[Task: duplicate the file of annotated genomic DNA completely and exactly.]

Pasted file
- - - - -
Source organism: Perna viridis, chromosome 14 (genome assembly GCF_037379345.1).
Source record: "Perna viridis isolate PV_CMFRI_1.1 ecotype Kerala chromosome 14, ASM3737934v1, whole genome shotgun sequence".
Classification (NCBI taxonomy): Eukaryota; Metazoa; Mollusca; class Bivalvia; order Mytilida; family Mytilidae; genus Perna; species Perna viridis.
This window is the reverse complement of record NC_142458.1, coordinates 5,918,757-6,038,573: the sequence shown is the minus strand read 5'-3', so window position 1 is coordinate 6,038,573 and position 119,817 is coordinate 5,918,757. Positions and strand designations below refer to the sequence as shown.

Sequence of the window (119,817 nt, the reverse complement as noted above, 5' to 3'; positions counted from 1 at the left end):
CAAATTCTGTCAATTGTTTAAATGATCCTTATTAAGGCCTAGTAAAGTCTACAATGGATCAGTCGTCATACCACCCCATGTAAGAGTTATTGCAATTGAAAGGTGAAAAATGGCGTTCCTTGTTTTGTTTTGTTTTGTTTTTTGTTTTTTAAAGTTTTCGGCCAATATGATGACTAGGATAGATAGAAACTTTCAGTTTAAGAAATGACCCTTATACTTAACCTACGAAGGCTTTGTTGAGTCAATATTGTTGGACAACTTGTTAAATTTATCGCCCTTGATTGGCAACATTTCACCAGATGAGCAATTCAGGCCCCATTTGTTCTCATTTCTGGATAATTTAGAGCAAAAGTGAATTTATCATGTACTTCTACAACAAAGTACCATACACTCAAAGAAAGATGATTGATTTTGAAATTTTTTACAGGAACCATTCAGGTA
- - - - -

Source organism: Perna viridis, chromosome 14 (genome assembly GCF_037379345.1).
Source record: "Perna viridis isolate PV_CMFRI_1.1 ecotype Kerala chromosome 14, ASM3737934v1, whole genome shotgun sequence".
Classification (NCBI taxonomy): Eukaryota; Metazoa; Mollusca; class Bivalvia; order Mytilida; family Mytilidae; genus Perna; species Perna viridis.
This window is the reverse complement of record NC_142458.1, coordinates 5,918,757-6,038,573: the sequence shown is the minus strand read 5'-3', so window position 1 is coordinate 6,038,573 and position 119,817 is coordinate 5,918,757. Positions and strand designations below refer to the sequence as shown.

Sequence of the window (119,817 nt, the reverse complement as noted above, 5' to 3'; positions counted from 1 at the left end):
CAAATTCTGTCAATTGTTTAAATGATCCTTATTAAGGCCTAGTAAAGTCTACAATGGATCAGTCGTCATACCACCCCATGTAAGAGTTATTGCAATTGAAAGGTGAAAAATGGCGTTCCTTGTTTTGTTTTGTTTTGTTTTTTGTTTTTTAAAGTTTTCGGCCAATATGATGACTAGGATAGATAGAAACTTTCAGTTTAAGAAATGACCCTTATACTTAACCTACGAAGGCTTTGTTGAGTCAATATTGTTGGACAACTTGTTAAATTTATCGCCCTTGATTGGCAACATTTCACCAGATGAGCAATTCAGGCCCCATTTGTTCTCATTTCTGGATAATTTAGAGCAAAAGTGAATTTATCATGTACTTCTACAACAAAGTACCATACACTCAAAGAAAGATGATTGATTTTGAAATTTTTTACAGGAACCATTCAGGTA